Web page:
ah.heng wrote:I grew up in Singapore learning both english and chinese at the same time.
My mother tongue is Chinese. I was exposed to English starting from 8 yrs old. My observation on those who grew up in a dual language educational system is, either that they master one or them, or they aren't good at either.
The breadth of thinking is often influenced by the variety of experience the person has had. The depth, is often limited by how much command the person has of his most dominantly used language. Of course, this is a controvasial opinion, but it's what I have observed.
Of course there is more to Singapore's education system to discuss about other than the multi-language nature, but you can't deny that mixture of grammar and accent of english, mandarin, malay, hindi and the various chinese dialects has been a major issue. It's ironic that some of them even think that Americans have strong accents.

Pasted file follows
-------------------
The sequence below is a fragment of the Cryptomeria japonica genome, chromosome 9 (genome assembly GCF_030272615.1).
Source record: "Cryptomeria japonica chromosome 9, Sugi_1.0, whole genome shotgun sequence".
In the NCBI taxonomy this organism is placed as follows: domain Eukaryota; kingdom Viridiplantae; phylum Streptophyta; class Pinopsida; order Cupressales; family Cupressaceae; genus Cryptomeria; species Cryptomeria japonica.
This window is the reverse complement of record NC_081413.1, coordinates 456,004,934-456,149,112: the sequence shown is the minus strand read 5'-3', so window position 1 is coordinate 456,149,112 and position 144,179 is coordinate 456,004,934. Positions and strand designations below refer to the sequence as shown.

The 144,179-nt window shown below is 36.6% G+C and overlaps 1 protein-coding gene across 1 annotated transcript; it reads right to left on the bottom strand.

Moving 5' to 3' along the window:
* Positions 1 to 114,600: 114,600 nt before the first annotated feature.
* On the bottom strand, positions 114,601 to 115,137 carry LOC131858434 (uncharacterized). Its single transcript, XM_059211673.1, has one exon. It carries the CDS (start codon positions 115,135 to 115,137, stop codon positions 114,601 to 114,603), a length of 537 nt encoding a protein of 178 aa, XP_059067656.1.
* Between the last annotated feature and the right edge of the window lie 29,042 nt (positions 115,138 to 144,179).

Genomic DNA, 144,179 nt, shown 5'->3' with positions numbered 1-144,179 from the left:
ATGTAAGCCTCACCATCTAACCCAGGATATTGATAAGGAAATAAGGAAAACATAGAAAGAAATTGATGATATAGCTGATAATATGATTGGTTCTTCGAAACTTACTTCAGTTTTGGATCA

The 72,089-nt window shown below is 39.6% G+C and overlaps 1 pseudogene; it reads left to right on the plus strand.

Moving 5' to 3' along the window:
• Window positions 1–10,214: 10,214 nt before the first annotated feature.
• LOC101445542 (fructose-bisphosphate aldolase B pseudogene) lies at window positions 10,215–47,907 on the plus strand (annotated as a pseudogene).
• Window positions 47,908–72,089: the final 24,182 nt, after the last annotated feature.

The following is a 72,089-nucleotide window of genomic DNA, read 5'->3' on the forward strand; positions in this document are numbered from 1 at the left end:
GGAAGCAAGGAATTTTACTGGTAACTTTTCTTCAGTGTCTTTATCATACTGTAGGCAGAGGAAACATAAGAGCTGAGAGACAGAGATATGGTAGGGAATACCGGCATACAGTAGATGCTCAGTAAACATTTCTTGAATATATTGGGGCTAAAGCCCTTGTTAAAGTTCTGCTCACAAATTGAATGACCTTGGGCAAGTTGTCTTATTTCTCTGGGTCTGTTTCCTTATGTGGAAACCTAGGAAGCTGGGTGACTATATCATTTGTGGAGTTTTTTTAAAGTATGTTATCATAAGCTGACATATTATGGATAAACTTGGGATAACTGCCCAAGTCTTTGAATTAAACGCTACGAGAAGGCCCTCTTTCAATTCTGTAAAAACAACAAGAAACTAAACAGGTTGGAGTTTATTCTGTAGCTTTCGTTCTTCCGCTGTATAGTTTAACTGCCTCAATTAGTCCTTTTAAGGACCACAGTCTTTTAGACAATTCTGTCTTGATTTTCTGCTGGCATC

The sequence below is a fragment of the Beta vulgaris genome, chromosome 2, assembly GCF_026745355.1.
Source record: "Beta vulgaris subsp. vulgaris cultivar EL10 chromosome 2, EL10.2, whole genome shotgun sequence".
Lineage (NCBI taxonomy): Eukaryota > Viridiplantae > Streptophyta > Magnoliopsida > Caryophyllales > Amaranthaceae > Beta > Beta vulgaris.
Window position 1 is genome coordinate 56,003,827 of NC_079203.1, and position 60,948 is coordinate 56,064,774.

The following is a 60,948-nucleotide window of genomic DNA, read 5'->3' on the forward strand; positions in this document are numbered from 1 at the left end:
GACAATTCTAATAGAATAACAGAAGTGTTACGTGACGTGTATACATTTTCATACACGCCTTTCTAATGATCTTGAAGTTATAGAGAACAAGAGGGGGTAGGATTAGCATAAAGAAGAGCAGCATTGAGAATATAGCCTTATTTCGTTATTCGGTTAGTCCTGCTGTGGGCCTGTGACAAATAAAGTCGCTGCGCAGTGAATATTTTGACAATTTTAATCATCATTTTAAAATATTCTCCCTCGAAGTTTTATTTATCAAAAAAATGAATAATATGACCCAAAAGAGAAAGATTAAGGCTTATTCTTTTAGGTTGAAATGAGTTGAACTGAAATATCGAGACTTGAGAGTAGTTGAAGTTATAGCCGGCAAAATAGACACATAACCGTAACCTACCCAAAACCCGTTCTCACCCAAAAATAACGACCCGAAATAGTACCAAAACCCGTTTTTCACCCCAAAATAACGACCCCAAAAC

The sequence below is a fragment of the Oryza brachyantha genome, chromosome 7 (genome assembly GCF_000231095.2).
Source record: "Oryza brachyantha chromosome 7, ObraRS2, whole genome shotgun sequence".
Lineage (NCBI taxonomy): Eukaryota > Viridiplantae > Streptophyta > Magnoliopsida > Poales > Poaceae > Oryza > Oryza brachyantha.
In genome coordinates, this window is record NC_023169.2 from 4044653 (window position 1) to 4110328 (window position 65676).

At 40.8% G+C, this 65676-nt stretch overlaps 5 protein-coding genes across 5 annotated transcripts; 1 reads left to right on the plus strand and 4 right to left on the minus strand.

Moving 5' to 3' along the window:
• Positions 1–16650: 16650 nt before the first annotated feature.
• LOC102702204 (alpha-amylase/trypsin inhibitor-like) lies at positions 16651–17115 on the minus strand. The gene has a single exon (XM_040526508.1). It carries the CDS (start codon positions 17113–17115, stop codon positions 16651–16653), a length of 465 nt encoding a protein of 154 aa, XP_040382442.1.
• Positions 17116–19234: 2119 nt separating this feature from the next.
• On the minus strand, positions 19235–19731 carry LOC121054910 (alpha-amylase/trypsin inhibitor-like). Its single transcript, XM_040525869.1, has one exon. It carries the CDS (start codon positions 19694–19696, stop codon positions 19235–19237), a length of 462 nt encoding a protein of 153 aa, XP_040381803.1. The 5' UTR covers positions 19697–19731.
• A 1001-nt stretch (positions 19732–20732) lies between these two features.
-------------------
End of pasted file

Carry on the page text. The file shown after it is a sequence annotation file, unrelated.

For me, I used to hover abut the border between pass and fail during English examinations no matter how hard I tried. When I came to the US, I aced in all the English classes. It's not that the standard of taught English language is lower here, but the change in environment allowed me to understand the logic of how the language actually works, so it was much easier from then on.